Update to Dota’s Skill Bracket Size

I ran with 80/16.5/3.5 as a size estimate because I couldn’t find a statistical structure that better explained what was going on.  Turns out I was a bit blind.

My new theory is that the skill brackets are determined using the standard deviation of the rating distribution.  The slice between the mean and one standard deviation above the mean is 34.1% of the distribution.  The slice below the mean is 50%.  34.1+50 is 84.1, and the difference between 84 and my estimate of 80.5 can be explained by the High and Very High brackets having players that are, on average, more active than the Normal bracket.

This theory puts the High bracket cutoff at 2 standard deviations above the mean, or 13.6% of the population.  The remaining 2.3% is the Very High bracket.

2 Responses to Update to Dota’s Skill Bracket Size

  1. xdv says:

    Very interesting post. So you have a script that scrapes their stats database and tries to figure out how many games are being played?

    This is of course assuming that all players play equally.

    In HoN my best effort put me at the 90th percentile in skill – they published a total list of ranked players (total number of players about 250,000 back in the day, and I would be ranked 25,000 from the top)

    In DOTA2 I’m in the Very High Skill bracket despite taking no effort to “level up” my account, I’m frequently messing around and playing with low rated friends. I say I’m in Very High Skill because the last 5 solo queue matches I’ve had were tagged Very High Skill: the rest of the time I’m playing with other friends in Normal bracket.

    From my personal experience in HoN it felt like DOTA2 only needed you to be in the top 20% to be in Very High Skill but your stats say otherwise. Maybe my experience in HoN was distorted by the fact that most high rated players also had “alt” low rank accounts to mess around with, artificially inflating the lower ranks. (conversely, it would be impossible for a low rank player to have an alt high rank account – they can only have an alt low rank account, doubling the count of low ranks)

    I find it hard to believe I am in the top 5% of skill in DOTA2, unless the player skill level in HoN is much higher than DOTA2.

    • phantasmal says:

      Yeah, that’s a fair description of the script. Due to time constraints I could only run over about a days worth of games. I wanted to grab some actual game data and Valve’s API was getting slammed heavily at the time so I had to pick between the two whenever I could get through to the servers. Once they bring it up again I’d like to add in more stretches of time to confirm the percentages, and also to see if the percentages stay constant over the months or if they shift.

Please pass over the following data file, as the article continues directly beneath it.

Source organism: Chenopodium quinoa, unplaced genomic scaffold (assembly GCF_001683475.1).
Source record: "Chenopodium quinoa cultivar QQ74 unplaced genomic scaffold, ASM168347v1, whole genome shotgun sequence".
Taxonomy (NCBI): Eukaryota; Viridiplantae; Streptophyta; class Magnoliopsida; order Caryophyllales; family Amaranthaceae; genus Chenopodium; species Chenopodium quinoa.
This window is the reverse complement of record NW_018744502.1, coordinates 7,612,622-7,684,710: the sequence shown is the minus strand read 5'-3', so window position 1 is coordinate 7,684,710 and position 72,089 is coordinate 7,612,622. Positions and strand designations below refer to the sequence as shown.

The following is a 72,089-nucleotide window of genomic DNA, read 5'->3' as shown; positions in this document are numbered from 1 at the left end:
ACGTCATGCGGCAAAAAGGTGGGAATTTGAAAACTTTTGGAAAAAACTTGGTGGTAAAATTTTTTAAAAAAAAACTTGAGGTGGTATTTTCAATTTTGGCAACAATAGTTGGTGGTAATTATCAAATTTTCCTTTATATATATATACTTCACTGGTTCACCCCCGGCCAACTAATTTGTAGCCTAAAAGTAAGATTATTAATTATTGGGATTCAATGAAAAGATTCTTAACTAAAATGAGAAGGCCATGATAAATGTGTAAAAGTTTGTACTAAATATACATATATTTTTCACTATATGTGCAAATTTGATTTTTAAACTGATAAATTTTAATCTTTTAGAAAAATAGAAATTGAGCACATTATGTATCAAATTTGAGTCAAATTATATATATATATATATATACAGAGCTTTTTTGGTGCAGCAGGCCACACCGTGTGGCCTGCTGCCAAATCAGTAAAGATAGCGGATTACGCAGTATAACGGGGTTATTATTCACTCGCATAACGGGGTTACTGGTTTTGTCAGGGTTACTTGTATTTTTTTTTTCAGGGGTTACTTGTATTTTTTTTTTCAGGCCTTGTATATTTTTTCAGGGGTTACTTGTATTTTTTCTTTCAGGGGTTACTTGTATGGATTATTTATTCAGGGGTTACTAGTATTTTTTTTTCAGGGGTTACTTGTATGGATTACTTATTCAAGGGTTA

As for the discrepancy between Dota 2 vs HoN, there’s two possible explanations I can offer.

      1. HoN’s playerbase is more top heavy when it comes to skill. It’s pretty believable. I don’t know how much of a casual scene HoN still has, but Valve is likely targeting a lot of their invite waves towards newer and less experienced players, and it’s still got a bit of new game kick to it leading to less low-end burnout.

      2. Dota’s matchmaking cannot consistently make games full of players that are exclusively in the top ~2.5% within a reasonable amount of time., so it settles and makes games where, say, each team has 1 to 2 top 2%, and then fills the rest of the teams with 3-10% players. These games still average out to being in the Very High bracket because the pure top 2.5% games are too rare to fill the bracket on their own.

      For what it’s worth, everything I’ve seen points to one of Dota’s big matchmaking improvements being that it can ‘catch’ and promote smurf accounts much more quickly than either HoN or LoL, so you’re likely right that HoN’s brackets are more distorted. Duplicate accounts in general might also be comparatively more rare right now in Dota, which could further distort any comparisons to HoN.

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